Monday, January 7, 2008

Italian meat sauce -- super quick or super slow

I have been a big fan of Marcella Hazan's book that I stole. Her meat sauce requires some patience but the result is a really mellow, smooth sauce.

The meat sauce is perfect with fresh angel hair pasta or use it in the polenta bake or lasagne.

If you don't have time to make Marcella Hazan's awesome meat sauce, I usually simmer a good store bought sauce to fake it. It tastes intense and home-made as long as you simmer it down to reduce the sauce. Here's what I do:

Sautee one cup of ground beef and one cup of mild Italian sausage.
Combine it with one jar of Rao's Marinara sauce or Romano's Marinara Sauce.
Add 1-2 tablespoons sugar and fresh ground pepper (Rao's sauce is especially tart, so I'd definitely use the sugar).
Simmer over low heat with the lid partially open (or what I sometimes do is put a splatter screen over it) until sauce is reduced by 1/4 or at least when the meat sauce is very thick.
Throw away the jars before guests arrive.

If you fancy yourself an Italian grandma, here is Hazan's recipe:

Bolognese Meat Sauce

1 Tbs vegetable oil
3 Tbs butter
1/2 C. chopped onion
2/3 C. chopped celery
2/3 C. chopped carrot
3/4 pound ground beef chuck
1 C. whole milk
1/8 tsp. grated nutmeg
1 C. dry white wine
1 1/2 C canned Italian plum tomatoes, cut in with their juice
freshly graded parmigiano-reggiano cheese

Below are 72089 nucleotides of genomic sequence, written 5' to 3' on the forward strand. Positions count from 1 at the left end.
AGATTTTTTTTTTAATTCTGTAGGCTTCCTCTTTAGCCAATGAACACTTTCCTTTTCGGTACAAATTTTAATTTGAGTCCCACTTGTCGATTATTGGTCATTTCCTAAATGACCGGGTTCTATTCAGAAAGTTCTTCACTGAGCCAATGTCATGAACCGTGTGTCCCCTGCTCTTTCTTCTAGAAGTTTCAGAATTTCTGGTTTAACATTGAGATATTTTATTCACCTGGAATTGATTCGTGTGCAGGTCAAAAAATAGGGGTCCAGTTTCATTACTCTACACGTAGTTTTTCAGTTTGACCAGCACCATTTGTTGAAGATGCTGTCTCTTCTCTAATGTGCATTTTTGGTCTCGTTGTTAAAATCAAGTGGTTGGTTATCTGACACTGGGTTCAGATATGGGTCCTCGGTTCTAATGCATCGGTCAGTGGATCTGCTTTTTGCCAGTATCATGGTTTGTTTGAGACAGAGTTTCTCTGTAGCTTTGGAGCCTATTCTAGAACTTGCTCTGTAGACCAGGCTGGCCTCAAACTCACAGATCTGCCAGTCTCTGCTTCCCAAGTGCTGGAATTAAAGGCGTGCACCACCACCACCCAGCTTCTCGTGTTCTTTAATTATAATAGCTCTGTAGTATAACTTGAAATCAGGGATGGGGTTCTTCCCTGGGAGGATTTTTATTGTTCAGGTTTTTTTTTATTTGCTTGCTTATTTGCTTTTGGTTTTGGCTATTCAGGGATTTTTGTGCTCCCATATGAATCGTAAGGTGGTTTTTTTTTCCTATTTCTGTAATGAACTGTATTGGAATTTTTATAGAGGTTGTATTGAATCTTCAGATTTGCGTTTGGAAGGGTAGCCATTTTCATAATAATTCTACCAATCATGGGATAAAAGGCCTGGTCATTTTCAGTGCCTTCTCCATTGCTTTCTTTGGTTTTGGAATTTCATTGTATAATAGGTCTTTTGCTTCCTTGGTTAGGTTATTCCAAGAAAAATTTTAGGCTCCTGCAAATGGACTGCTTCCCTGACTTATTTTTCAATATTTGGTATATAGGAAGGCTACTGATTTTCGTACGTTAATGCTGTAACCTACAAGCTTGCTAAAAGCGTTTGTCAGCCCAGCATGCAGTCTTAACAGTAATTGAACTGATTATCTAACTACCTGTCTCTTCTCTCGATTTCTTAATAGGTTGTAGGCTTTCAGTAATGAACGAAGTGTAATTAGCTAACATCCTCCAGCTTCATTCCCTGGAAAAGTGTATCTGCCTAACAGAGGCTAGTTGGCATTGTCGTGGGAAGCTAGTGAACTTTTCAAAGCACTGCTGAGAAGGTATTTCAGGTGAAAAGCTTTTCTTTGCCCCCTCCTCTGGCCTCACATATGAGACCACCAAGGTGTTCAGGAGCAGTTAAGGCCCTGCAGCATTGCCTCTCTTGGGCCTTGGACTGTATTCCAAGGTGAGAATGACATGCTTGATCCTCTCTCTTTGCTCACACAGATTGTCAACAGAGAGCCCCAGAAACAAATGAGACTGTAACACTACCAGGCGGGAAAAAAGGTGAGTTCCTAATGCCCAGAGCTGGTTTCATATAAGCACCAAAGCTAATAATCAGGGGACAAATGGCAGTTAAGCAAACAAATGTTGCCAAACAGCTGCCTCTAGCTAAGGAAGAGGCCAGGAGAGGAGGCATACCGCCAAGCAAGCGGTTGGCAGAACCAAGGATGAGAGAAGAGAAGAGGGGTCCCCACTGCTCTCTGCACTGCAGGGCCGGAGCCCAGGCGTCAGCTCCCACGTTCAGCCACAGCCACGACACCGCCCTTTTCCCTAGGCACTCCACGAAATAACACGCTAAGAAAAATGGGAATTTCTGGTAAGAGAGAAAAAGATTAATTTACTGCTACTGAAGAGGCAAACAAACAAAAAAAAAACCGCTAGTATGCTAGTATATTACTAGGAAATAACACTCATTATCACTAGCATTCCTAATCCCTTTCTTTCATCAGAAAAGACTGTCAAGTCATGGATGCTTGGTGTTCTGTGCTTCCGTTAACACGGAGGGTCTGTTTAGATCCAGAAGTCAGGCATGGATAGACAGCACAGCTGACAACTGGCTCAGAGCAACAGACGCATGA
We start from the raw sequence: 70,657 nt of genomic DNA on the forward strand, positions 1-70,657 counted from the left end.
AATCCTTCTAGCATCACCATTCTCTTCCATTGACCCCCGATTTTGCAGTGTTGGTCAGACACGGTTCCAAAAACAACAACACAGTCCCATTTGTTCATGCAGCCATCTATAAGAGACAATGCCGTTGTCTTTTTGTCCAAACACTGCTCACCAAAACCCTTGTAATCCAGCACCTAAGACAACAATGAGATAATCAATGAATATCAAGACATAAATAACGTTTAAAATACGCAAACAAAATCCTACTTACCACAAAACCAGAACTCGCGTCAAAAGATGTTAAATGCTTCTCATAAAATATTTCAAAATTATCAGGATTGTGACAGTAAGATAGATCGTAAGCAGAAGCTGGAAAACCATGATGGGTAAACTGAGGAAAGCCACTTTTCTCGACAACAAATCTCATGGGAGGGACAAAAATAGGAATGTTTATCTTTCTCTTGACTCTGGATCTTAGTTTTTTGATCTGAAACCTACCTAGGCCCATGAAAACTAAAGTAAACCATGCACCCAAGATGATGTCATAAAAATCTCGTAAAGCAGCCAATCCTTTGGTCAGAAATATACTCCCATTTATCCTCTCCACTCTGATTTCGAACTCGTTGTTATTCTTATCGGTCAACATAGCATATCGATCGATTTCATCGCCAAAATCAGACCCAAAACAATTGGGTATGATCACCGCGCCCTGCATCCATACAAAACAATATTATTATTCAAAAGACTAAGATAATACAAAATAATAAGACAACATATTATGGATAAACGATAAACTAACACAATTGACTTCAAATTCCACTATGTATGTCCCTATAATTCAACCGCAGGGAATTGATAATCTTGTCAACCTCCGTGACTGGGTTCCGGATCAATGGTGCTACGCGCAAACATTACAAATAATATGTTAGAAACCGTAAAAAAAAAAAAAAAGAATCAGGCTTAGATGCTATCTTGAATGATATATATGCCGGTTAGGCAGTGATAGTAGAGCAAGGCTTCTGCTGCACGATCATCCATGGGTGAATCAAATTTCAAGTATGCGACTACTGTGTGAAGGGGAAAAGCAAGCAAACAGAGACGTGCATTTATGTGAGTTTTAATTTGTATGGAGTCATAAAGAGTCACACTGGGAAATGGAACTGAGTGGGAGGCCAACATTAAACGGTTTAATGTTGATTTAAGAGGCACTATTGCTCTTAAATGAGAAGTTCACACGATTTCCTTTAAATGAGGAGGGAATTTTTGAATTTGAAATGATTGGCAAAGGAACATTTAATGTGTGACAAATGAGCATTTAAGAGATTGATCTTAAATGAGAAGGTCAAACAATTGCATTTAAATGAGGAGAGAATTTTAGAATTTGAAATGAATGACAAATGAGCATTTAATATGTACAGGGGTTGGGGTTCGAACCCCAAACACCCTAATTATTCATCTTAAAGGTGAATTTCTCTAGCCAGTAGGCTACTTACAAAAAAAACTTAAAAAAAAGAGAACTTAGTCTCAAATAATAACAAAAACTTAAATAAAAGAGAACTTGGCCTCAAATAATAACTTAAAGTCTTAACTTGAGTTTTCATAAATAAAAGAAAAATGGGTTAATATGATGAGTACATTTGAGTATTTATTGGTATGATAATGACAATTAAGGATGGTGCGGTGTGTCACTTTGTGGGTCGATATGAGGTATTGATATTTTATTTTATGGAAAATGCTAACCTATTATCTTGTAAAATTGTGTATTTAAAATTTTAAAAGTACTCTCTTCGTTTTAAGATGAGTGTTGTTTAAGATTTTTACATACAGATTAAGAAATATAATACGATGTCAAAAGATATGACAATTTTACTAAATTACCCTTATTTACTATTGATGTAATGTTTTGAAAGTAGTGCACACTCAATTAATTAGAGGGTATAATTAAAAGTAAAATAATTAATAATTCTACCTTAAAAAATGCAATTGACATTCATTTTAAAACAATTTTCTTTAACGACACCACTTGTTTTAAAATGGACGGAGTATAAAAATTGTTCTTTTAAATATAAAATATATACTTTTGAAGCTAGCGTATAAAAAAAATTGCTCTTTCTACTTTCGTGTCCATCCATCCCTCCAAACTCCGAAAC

1. Put oil and butter in a pot with chopped onion. Turn heat on to medium. Cook and stir onion until translucent. Add chopped celery and carrot. Cook for 2 minutes more, stirring the vegetables to coat them well.

2. Add ground beef, a large pinch of salt, and a few grindings of pepper. Break up the meat and stir well, cooking until the beef has lost its raw, red color.

3. Add the milk and let simmer gently, stirring frequently, until it has bubbled away completely. This can take a while. Add the 1/8 tsp of grated nutmeg and stir.

4. Add the wine and let simmer until it has evaporated. This can take a while. Add tomatoes and stir thoroughly to coat all ingredients. When the tomatoes begin to bubble, turn heat down so that the sauce cooks at the laziest simmer with ocassional bubbles breaking. Cook uncovered for 3 hours or more, stirring from time to time. If the sauce begins to dry out and the fat separates from the meat, add 1/2 C of water to keep it from sticking to the pot. At the end, however, no water should remain and the fat must be separate from the sauce. Taste and correct for salt.

Hazan says you can use 1 part pork to 2 parts beef for a tastier sauce.

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